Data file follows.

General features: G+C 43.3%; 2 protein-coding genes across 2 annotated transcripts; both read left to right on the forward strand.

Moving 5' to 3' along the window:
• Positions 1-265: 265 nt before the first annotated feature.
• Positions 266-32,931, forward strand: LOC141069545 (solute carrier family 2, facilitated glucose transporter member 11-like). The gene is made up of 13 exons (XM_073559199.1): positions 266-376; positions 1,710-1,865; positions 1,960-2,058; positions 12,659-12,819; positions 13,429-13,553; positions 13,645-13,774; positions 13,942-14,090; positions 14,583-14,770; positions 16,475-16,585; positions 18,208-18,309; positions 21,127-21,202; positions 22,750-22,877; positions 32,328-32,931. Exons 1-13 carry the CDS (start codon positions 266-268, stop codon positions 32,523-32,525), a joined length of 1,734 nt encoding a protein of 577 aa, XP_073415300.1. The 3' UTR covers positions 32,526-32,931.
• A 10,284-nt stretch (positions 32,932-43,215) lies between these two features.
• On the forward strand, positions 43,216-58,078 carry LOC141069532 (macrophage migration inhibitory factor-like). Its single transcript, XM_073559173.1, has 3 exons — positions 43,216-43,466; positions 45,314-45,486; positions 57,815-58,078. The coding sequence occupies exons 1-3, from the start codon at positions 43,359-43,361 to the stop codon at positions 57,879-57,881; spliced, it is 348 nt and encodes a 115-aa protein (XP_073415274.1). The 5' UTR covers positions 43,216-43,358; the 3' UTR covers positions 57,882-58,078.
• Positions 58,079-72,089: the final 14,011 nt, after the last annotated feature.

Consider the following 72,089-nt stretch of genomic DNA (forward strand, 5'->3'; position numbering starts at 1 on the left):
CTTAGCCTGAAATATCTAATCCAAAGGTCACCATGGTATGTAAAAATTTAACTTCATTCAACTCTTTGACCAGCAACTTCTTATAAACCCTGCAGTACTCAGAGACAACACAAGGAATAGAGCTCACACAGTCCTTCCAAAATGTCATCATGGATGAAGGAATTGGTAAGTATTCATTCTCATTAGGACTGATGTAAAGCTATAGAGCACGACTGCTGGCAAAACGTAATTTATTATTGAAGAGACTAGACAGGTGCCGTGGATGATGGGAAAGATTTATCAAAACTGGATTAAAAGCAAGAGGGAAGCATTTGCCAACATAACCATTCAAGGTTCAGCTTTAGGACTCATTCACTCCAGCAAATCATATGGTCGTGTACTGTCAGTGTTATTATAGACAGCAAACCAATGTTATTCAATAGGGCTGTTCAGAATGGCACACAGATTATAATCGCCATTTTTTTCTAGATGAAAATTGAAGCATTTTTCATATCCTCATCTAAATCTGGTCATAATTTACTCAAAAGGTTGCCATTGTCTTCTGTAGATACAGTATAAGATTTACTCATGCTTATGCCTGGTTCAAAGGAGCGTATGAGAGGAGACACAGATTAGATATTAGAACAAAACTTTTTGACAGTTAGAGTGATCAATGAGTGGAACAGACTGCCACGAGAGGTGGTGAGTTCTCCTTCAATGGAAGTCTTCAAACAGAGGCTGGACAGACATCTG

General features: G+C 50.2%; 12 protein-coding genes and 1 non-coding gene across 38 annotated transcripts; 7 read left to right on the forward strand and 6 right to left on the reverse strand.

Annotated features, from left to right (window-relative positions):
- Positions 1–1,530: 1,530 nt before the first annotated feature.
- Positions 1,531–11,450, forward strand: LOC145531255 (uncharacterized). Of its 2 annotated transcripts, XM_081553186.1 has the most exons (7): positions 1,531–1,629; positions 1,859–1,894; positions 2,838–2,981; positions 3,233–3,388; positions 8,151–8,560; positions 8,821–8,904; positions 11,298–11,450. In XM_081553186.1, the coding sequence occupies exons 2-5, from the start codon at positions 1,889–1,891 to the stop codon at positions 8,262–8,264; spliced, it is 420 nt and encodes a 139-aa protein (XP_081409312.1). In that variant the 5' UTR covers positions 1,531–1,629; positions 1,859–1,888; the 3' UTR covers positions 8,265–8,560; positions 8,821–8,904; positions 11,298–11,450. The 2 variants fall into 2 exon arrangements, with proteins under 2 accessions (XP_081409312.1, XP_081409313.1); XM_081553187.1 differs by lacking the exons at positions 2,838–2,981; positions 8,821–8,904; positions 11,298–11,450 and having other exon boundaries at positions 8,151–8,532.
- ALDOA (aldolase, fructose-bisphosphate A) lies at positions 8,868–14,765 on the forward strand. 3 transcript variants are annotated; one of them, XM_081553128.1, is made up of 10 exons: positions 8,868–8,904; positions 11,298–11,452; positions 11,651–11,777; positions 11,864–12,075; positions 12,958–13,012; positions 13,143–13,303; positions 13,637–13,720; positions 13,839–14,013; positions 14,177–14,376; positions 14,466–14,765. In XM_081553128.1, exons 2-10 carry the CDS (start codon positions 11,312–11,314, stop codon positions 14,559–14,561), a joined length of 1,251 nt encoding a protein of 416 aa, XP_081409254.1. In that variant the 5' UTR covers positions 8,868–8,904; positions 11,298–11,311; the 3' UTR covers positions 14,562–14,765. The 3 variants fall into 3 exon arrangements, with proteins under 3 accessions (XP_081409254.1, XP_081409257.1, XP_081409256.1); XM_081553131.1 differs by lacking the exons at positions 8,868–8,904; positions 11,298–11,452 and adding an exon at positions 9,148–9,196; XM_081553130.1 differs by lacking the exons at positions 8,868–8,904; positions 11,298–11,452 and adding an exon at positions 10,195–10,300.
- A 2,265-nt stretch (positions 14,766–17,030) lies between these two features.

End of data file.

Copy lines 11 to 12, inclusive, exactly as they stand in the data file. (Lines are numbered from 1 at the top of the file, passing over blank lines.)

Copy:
Annotated features, from left to right (window-relative positions):
- Positions 1–1,530: 1,530 nt before the first annotated feature.